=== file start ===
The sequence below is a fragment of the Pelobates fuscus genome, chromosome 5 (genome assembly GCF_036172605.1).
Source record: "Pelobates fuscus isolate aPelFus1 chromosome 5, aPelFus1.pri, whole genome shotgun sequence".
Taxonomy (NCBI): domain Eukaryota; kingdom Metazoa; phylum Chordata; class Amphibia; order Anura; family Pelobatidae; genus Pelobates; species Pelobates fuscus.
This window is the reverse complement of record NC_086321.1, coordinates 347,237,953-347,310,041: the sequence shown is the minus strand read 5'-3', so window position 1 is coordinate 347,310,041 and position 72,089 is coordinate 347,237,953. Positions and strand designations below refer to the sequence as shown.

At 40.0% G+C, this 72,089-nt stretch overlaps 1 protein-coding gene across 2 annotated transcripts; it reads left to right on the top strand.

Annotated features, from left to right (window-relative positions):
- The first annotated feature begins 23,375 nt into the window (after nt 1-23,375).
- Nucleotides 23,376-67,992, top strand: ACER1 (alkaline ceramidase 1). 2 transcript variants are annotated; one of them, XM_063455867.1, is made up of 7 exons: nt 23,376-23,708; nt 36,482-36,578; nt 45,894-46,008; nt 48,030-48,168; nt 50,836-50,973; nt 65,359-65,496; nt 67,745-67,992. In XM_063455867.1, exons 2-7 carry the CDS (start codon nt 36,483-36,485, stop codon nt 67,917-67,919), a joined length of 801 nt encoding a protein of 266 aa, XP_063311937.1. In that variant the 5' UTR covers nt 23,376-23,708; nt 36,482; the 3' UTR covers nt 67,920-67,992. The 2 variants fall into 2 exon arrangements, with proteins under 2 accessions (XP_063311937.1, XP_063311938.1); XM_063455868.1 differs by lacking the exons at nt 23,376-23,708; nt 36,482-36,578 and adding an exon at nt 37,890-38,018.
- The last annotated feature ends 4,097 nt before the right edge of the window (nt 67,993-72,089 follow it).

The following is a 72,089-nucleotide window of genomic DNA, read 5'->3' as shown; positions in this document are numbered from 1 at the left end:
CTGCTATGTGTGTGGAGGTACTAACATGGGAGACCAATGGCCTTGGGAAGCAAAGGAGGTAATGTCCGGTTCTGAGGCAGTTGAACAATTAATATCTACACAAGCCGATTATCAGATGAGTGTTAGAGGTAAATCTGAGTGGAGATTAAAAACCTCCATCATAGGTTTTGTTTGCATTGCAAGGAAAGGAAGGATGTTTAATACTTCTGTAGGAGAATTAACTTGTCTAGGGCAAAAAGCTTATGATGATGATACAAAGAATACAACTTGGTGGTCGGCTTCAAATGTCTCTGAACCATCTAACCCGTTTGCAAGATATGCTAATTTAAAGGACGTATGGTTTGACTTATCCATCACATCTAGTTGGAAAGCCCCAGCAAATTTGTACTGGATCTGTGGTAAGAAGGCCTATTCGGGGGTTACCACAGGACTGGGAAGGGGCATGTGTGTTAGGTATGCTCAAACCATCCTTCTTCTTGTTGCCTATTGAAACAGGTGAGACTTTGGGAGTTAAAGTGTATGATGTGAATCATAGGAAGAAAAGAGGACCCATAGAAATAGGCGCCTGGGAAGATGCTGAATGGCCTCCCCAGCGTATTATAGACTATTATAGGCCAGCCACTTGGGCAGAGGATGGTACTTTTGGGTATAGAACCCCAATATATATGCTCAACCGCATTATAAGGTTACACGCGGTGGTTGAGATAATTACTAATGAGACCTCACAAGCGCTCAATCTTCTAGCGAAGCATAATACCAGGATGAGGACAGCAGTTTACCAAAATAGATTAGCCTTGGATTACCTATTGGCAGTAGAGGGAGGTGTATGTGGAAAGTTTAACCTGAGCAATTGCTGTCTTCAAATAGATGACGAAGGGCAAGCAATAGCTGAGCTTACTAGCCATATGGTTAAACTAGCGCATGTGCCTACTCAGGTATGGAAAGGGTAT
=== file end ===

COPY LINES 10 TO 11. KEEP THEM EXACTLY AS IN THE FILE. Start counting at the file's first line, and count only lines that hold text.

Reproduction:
The following is a 72,089-nucleotide window of genomic DNA, read 5'->3' as shown; positions in this document are numbered from 1 at the left end:
CTGCTATGTGTGTGGAGGTACTAACATGGGAGACCAATGGCCTTGGGAAGCAAAGGAGGTAATGTCCGGTTCTGAGGCAGTTGAACAATTAATATCTACACAAGCCGATTATCAGATGAGTGTTAGAGGTAAATCTGAGTGGAGATTAAAAACCTCCATCATAGGTTTTGTTTGCATTGCAAGGAAAGGAAGGATGTTTAATACTTCTGTAGGAGAATTAACTTGTCTAGGGCAAAAAGCTTATGATGATGATACAAAGAATACAACTTGGTGGTCGGCTTCAAATGTCTCTGAACCATCTAACCCGTTTGCAAGATATGCTAATTTAAAGGACGTATGGTTTGACTTATCCATCACATCTAGTTGGAAAGCCCCAGCAAATTTGTACTGGATCTGTGGTAAGAAGGCCTATTCGGGGGTTACCACAGGACTGGGAAGGGGCATGTGTGTTAGGTATGCTCAAACCATCCTTCTTCTTGTTGCCTATTGAAACAGGTGAGACTTTGGGAGTTAAAGTGTATGATGTGAATCATAGGAAGAAAAGAGGACCCATAGAAATAGGCGCCTGGGAAGATGCTGAATGGCCTCCCCAGCGTATTATAGACTATTATAGGCCAGCCACTTGGGCAGAGGATGGTACTTTTGGGTATAGAACCCCAATATATATGCTCAACCGCATTATAAGGTTACACGCGGTGGTTGAGATAATTACTAATGAGACCTCACAAGCGCTCAATCTTCTAGCGAAGCATAATACCAGGATGAGGACAGCAGTTTACCAAAATAGATTAGCCTTGGATTACCTATTGGCAGTAGAGGGAGGTGTATGTGGAAAGTTTAACCTGAGCAATTGCTGTCTTCAAATAGATGACGAAGGGCAAGCAATAGCTGAGCTTACTAGCCATATGGTTAAACTAGCGCATGTGCCTACTCAGGTATGGAAAGGGTAT